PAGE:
Anf-03 v.iv.iii.ii Pg 23—such as the grace of paradise and the friendship of God, by means of which he might have known all things of God, if he had continued in his obedience—what wonder is it, if he,2721
Luke viii. 18; comp. Matt. xiii. 12.
2721 That is, the natural man, the ψυχικός. reduced to his material nature, and banished to the toil of tilling the ground, has in his very labour, downcast and earth-gravitating as it was, handed on that earth-derived spirit of the world to his entire race, wholly natural2722
2722 Animali = ψυχικῷ. and heretical as it is, and not receiving the things which belong to God? Or who will hesitate to declare the great sin of Adam to have been heresy, when he committed it by the choice2723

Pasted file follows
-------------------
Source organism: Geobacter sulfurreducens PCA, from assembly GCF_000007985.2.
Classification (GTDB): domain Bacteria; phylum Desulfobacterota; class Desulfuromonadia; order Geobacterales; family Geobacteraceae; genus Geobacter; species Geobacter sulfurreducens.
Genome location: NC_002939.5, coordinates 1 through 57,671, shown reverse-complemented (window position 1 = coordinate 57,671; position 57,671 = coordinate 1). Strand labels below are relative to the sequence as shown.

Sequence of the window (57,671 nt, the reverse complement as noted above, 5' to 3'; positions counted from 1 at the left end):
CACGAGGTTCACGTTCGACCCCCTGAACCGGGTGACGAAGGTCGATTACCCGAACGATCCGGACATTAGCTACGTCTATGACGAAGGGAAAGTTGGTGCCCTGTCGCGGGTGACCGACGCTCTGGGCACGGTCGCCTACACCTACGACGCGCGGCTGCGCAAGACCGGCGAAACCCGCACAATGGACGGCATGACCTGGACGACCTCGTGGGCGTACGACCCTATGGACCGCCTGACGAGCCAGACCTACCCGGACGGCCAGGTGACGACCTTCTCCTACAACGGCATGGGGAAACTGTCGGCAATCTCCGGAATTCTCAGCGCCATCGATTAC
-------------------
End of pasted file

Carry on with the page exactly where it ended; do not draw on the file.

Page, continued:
2723 Electionem. By this word our author translates the Greek αἵρεσις. Comp. De Præscr. Her. 6, p. 245, supra. of his own will rather than of God’s? Except that Adam never said to his fig-tree, Why hast thou made me thus? He confessed that he was led astray; and he did not conceal the seducer. He was a very rude heretic. He was disobedient; but yet he did not blaspheme his Creator, nor blame that Author of his being, Whom from the beginning of his life he had found to be so good and excellent, and Whom he had perhaps2724
2724 Si forte. made his own judge from the very first.